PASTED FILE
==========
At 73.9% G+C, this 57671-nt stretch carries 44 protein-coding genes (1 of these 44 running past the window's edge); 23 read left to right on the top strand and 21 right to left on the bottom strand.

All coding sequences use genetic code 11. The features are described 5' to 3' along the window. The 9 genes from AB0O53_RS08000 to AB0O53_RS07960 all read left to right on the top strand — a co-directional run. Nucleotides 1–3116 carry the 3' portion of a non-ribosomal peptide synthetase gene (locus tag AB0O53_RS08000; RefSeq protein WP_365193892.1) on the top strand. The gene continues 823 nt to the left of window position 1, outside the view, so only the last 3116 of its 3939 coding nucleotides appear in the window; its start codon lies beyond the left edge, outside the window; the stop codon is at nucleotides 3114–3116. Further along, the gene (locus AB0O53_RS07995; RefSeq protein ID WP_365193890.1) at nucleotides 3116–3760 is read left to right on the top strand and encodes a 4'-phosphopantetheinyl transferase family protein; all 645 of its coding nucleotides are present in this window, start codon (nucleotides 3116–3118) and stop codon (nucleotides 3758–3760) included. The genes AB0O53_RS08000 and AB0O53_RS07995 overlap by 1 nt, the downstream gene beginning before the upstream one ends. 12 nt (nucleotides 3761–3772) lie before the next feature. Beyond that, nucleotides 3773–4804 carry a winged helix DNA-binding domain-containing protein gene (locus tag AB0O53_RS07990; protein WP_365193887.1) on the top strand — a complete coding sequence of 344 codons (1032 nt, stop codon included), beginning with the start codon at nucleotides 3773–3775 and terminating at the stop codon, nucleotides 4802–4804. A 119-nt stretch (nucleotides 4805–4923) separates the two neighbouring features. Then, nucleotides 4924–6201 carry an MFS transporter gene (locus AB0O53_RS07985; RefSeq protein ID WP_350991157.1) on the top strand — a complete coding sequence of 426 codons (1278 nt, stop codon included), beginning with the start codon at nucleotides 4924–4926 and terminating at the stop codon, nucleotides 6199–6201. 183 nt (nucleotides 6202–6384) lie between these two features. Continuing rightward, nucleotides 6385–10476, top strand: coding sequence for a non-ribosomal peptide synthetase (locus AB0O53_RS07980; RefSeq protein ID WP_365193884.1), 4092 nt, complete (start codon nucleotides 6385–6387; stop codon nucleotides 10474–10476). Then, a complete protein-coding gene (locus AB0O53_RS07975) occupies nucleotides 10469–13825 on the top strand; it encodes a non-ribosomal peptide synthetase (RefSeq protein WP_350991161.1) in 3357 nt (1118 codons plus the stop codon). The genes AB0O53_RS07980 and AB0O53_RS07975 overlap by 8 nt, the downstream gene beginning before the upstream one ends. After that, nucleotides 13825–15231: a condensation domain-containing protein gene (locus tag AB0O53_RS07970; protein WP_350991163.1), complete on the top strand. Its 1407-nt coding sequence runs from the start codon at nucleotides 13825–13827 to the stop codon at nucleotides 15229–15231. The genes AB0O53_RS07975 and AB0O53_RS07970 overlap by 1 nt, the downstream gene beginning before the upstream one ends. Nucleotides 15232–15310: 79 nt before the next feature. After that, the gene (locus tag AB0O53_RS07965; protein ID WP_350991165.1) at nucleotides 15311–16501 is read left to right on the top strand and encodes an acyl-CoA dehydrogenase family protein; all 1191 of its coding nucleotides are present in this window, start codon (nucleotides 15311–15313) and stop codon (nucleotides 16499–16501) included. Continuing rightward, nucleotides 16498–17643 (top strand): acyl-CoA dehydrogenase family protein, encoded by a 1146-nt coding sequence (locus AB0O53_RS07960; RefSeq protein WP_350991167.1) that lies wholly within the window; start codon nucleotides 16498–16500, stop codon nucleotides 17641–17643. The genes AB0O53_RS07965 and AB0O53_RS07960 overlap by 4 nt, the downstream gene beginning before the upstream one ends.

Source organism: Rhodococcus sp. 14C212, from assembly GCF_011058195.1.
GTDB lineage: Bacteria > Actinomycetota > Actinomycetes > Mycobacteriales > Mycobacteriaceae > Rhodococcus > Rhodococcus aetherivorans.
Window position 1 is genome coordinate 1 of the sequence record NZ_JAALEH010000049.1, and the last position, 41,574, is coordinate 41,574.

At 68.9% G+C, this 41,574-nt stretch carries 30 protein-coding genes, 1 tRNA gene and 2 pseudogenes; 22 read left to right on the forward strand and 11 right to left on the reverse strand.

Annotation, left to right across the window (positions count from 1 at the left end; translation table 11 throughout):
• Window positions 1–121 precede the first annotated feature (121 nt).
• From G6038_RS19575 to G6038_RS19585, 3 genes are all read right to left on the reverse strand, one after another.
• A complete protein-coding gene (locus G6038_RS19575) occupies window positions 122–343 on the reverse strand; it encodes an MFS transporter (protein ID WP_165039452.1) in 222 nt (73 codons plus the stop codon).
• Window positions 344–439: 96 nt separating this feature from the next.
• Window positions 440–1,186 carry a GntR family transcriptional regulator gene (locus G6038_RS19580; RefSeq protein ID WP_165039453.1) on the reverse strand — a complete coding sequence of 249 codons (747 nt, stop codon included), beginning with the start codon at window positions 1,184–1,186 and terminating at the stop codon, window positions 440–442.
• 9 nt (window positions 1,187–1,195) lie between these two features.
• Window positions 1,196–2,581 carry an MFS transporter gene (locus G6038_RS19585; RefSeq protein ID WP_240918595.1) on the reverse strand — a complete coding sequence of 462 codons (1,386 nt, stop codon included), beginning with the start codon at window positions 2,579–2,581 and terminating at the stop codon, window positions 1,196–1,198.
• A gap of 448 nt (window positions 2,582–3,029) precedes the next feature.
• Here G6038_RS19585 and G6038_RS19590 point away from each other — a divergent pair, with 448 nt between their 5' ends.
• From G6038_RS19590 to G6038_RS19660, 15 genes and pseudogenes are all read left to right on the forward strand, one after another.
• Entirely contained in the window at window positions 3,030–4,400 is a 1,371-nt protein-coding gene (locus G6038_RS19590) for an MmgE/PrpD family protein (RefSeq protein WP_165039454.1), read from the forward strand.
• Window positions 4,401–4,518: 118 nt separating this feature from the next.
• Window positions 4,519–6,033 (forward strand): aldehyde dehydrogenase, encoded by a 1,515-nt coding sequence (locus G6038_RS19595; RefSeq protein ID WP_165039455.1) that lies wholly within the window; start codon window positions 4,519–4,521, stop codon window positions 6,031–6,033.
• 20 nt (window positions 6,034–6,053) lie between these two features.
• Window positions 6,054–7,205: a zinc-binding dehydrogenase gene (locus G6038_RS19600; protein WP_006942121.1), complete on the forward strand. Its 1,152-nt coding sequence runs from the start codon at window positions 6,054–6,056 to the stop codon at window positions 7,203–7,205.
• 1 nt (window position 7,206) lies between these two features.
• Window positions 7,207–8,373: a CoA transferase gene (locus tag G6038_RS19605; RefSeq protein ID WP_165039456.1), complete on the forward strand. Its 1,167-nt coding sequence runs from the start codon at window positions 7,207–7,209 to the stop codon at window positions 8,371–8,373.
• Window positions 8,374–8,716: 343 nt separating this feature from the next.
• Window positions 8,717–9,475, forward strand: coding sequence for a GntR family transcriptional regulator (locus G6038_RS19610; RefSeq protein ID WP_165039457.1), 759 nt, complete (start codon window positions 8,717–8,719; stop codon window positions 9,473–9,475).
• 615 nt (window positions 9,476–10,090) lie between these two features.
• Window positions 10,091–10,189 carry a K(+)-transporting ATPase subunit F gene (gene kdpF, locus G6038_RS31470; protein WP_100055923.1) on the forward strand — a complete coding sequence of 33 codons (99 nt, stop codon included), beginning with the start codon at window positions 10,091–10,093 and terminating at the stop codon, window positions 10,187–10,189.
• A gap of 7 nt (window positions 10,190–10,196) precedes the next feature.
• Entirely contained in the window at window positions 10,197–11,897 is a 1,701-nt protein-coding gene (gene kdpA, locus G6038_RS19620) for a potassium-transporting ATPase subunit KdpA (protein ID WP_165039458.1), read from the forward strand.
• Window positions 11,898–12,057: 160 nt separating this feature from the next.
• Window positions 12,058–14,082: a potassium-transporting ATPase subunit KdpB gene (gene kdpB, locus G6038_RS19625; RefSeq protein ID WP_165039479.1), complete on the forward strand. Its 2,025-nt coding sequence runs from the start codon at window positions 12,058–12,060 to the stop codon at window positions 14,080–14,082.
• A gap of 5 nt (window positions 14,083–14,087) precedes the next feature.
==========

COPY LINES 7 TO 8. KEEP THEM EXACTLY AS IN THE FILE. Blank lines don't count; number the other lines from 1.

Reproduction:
Annotation, left to right across the window (positions count from 1 at the left end; translation table 11 throughout):
• Window positions 1–121 precede the first annotated feature (121 nt).